Many of the practical changes suggested in the Brighton Declaration were relatively unambitious.  Protocol 15 ECHR, adopted by the Committee of Ministers of the Council of Europe on 16 May 2013, comprises a collection of reforms deriving from the Brighton negotiations.  The most eye-catching of these is the reduction of the time-limit to apply to the ECtHR under Article 35(1) ECHR from six months to four.  This move was supported by the Court in its Preliminary Opinion pre-Brighton, which indicated that the Court was open to a significant reduction to the time-limit.  Protocol 15 ECHR also provides for references to subsidiarity and margin of appreciation to be added to the preamble to the Convention.  The new recital reads: ‘Affirming that the High Contracting Parties, in accordance with the principle of subsidiarity, have the primary responsibility to secure the rights and freedoms defined in this Convention and the Protocols thereto, and that in doing so they enjoy a margin of appreciation, subject to the supervisory jurisdiction of the European Court of Human Rights established by this Convention’.  As noted above, debate on the principle of subsidiarity and the doctrine of the margin of appreciation was a feature in the lead-up to the Brighton Conference.  While the addition of a new recital clearly stems from the agreement at Brighton, and will provide a further point of reference for the Court, it is (in my view) hardly likely to make a meaningful substantive impact on the Court’s adjudication, in practice.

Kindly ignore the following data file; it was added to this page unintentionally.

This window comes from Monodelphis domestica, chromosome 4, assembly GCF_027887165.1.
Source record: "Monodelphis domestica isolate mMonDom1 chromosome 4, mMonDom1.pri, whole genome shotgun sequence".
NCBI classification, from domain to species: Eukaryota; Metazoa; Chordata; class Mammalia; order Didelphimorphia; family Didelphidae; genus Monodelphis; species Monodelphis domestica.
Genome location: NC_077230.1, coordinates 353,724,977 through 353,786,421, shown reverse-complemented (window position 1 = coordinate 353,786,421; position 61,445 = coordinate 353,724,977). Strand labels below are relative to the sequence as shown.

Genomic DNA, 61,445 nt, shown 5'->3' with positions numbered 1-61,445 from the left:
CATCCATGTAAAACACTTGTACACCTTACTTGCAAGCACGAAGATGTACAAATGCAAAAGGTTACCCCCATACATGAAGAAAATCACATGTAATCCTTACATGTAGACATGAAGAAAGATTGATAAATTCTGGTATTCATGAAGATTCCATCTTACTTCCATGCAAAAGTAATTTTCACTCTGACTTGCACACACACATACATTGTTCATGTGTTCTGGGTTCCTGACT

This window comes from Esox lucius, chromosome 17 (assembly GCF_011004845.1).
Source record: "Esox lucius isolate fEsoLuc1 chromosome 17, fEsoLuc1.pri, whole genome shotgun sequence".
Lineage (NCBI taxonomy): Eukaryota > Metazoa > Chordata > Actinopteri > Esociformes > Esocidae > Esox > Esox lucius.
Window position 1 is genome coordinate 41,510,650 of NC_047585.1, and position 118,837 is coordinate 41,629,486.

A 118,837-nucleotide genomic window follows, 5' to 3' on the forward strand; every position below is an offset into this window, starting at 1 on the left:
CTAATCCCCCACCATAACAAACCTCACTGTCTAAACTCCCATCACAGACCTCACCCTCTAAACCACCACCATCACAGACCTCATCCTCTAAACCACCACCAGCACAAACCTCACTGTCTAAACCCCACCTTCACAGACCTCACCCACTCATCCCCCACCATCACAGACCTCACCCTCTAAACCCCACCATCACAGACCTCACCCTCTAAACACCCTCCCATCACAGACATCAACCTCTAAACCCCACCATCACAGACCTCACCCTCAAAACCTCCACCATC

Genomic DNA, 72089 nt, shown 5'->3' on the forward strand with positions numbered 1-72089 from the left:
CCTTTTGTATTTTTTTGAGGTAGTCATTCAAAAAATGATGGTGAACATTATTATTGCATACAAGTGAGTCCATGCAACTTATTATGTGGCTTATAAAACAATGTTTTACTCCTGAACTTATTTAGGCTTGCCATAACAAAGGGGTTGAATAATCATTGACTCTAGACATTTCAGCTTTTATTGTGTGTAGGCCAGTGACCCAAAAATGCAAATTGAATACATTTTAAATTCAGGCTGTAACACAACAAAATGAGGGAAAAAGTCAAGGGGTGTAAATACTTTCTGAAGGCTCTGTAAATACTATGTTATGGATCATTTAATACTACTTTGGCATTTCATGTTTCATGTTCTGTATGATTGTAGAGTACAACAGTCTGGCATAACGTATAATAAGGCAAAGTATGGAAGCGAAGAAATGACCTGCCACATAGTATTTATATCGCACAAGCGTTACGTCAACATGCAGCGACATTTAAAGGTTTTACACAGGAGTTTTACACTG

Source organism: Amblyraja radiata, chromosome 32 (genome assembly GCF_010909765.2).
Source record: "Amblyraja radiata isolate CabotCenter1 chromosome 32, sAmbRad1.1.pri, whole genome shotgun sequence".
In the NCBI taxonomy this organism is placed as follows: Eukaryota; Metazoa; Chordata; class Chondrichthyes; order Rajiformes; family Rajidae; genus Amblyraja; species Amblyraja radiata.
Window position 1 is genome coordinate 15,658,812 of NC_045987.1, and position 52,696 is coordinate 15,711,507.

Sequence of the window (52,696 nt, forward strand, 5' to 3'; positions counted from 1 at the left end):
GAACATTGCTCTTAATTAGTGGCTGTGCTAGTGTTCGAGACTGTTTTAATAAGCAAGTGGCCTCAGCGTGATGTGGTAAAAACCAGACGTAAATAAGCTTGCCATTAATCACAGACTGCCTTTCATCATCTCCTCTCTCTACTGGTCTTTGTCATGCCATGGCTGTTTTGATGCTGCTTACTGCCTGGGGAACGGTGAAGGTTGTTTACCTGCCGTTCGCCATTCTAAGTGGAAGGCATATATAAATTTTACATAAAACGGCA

Other procedural aspects covered by Protocol 15 ECHR include an adjustment to the ‘significant disadvantage’ criterion, which was a key concern for NGOs at the Brighton Conference.  The Protocol rectifies an apparent anomaly introduced by Protocol 14 ECHR by deleting the words ‘and provided that no case may be rejected on this ground which has not been duly considered by a domestic tribunal’ from Article 35(3)(b) ECHR.  This adjustment will widen the Court’s scope to reject applications.  Furthermore, parties will no longer be able to object to the relinquishment of jurisdiction over a case from the Chamber to the Grand Chamber under Article 30 ECHR.  This innovation is welcome as a streamlining measure – indeed, para 25(d) of the Brighton Declaration encouraged States Parties to refrain from raising objections to the relinquishment of jurisdiction pending the adoption of Protocol 15 ECHR.  Finally, in a measure which may enhance the perceived independence of judges and reduce turnover of the Court’s membership, the Protocol scraps the current compulsory retirement age (70) and introduces a requirement that candidates for judicial office must less than 65 years of age when their nominations are received by the Parliamentary Assembly.  This reform will only apply to elections taking place after the entry into force of Protocol 15 ECHR.  As ECtHR judges are elected to serve a nine-year term, this measure effectively raises the maximum retirement age to 74.  Food for thought for any states reviewing rules on retirement ages for national judges…